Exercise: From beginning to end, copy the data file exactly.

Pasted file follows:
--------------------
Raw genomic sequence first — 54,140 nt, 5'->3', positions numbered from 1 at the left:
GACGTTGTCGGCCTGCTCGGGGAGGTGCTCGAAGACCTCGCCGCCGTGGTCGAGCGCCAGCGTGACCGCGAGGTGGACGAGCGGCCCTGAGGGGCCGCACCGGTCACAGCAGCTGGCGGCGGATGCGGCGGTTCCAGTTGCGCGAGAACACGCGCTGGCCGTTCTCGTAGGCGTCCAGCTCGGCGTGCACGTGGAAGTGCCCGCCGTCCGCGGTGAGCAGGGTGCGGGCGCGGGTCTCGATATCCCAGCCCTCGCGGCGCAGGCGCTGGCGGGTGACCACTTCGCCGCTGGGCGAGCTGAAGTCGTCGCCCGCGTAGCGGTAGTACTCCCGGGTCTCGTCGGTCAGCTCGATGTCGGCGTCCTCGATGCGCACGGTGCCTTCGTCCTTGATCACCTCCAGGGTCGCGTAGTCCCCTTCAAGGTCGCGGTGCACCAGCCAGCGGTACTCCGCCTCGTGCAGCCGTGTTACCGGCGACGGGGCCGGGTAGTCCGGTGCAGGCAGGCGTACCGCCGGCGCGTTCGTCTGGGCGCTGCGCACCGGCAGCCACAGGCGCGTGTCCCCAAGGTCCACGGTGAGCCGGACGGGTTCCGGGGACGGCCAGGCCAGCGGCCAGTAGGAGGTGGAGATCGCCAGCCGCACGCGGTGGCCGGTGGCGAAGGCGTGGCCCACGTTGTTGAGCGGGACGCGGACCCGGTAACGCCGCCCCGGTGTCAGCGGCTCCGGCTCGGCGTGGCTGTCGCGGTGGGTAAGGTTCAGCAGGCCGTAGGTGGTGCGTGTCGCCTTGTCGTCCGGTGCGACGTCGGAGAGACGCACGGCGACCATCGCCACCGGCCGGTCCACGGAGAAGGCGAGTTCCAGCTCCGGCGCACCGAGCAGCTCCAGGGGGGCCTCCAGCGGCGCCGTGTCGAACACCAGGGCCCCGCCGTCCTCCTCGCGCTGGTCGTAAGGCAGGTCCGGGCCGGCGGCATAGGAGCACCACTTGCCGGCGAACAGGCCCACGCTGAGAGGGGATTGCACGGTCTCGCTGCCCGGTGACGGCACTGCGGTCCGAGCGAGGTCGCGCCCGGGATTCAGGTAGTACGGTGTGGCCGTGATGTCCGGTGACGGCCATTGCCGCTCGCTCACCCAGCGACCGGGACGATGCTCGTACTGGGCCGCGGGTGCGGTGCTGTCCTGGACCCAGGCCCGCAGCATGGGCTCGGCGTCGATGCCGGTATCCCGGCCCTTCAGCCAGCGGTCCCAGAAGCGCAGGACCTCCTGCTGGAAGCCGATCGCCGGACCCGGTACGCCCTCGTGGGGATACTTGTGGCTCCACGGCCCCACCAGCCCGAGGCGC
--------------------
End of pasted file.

Raw genomic sequence first — 54,140 nt, 5'->3', positions numbered from 1 at the left:
GACGTTGTCGGCCTGCTCGGGGAGGTGCTCGAAGACCTCGCCGCCGTGGTCGAGCGCCAGCGTGACCGCGAGGTGGACGAGCGGCCCTGAGGGGCCGCACCGGTCACAGCAGCTGGCGGCGGATGCGGCGGTTCCAGTTGCGCGAGAACACGCGCTGGCCGTTCTCGTAGGCGTCCAGCTCGGCGTGCACGTGGAAGTGCCCGCCGTCCGCGGTGAGCAGGGTGCGGGCGCGGGTCTCGATATCCCAGCCCTCGCGGCGCAGGCGCTGGCGGGTGACCACTTCGCCGCTGGGCGAGCTGAAGTCGTCGCCCGCGTAGCGGTAGTACTCCCGGGTCTCGTCGGTCAGCTCGATGTCGGCGTCCTCGATGCGCACGGTGCCTTCGTCCTTGATCACCTCCAGGGTCGCGTAGTCCCCTTCAAGGTCGCGGTGCACCAGCCAGCGGTACTCCGCCTCGTGCAGCCGTGTTACCGGCGACGGGGCCGGGTAGTCCGGTGCAGGCAGGCGTACCGCCGGCGCGTTCGTCTGGGCGCTGCGCACCGGCAGCCACAGGCGCGTGTCCCCAAGGTCCACGGTGAGCCGGACGGGTTCCGGGGACGGCCAGGCCAGCGGCCAGTAGGAGGTGGAGATCGCCAGCCGCACGCGGTGGCCGGTGGCGAAGGCGTGGCCCACGTTGTTGAGCGGGACGCGGACCCGGTAACGCCGCCCCGGTGTCAGCGGCTCCGGCTCGGCGTGGCTGTCGCGGTGGGTAAGGTTCAGCAGGCCGTAGGTGGTGCGTGTCGCCTTGTCGTCCGGTGCGACGTCGGAGAGACGCACGGCGACCATCGCCACCGGCCGGTCCACGGAGAAGGCGAGTTCCAGCTCCGGCGCACCGAGCAGCTCCAGGGGGGCCTCCAGCGGCGCCGTGTCGAACACCAGGGCCCCGCCGTCCTCCTCGCGCTGGTCGTAAGGCAGGTCCGGGCCGGCGGCATAGGAGCACCACTTGCCGGCGAACAGGCCCACGCTGAGAGGGGATTGCACGGTCTCGCTGCCCGGTGACGGCACTGCGGTCCGAGCGAGGTCGCGCCCGGGATTCAGGTAGTACGGTGTGGCCGTGATGTCCGGTGACGGCCATTGCCGCTCGCTCACCCAGCGACCGGGACGATGCTCGTACTGGGCCGCGGGTGCGGTGCTGTCCTGGACCCAGGCCCGCAGCATGGGCTCGGCGTCGATGCCGGTATCCCGGCCCTTCAGCCAGCGGTCCCAGAAGCGCAGGACCTCCTGCTGGAAGCCGATCGCCGGACCCGGTACGCCCTCGTGGGGATACTTGTGGCTCCACGGCCCCACCAGCCCGAGGCGC